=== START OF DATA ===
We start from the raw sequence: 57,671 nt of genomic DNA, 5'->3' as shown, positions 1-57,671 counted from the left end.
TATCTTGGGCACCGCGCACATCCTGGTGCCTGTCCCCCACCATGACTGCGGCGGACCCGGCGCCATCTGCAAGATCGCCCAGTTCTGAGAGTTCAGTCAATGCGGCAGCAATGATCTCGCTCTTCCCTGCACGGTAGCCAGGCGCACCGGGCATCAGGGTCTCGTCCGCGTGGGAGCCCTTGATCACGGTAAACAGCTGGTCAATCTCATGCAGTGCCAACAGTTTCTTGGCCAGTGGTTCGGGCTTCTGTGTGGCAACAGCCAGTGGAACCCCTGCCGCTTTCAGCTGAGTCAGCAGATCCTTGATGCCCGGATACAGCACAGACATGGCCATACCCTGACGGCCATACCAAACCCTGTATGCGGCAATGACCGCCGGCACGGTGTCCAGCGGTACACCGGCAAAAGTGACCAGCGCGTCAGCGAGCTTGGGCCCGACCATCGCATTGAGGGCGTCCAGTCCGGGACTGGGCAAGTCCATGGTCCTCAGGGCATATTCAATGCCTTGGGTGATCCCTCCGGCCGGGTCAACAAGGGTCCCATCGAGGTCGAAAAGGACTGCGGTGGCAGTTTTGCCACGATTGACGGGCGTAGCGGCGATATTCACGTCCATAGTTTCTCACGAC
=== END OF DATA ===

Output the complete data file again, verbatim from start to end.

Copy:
We start from the raw sequence: 57,671 nt of genomic DNA, 5'->3' as shown, positions 1-57,671 counted from the left end.
TATCTTGGGCACCGCGCACATCCTGGTGCCTGTCCCCCACCATGACTGCGGCGGACCCGGCGCCATCTGCAAGATCGCCCAGTTCTGAGAGTTCAGTCAATGCGGCAGCAATGATCTCGCTCTTCCCTGCACGGTAGCCAGGCGCACCGGGCATCAGGGTCTCGTCCGCGTGGGAGCCCTTGATCACGGTAAACAGCTGGTCAATCTCATGCAGTGCCAACAGTTTCTTGGCCAGTGGTTCGGGCTTCTGTGTGGCAACAGCCAGTGGAACCCCTGCCGCTTTCAGCTGAGTCAGCAGATCCTTGATGCCCGGATACAGCACAGACATGGCCATACCCTGACGGCCATACCAAACCCTGTATGCGGCAATGACCGCCGGCACGGTGTCCAGCGGTACACCGGCAAAAGTGACCAGCGCGTCAGCGAGCTTGGGCCCGACCATCGCATTGAGGGCGTCCAGTCCGGGACTGGGCAAGTCCATGGTCCTCAGGGCATATTCAATGCCTTGGGTGATCCCTCCGGCCGGGTCAACAAGGGTCCCATCGAGGTCGAAAAGGACTGCGGTGGCAGTTTTGCCACGATTGACGGGCGTAGCGGCGATATTCACGTCCATAGTTTCTCACGAC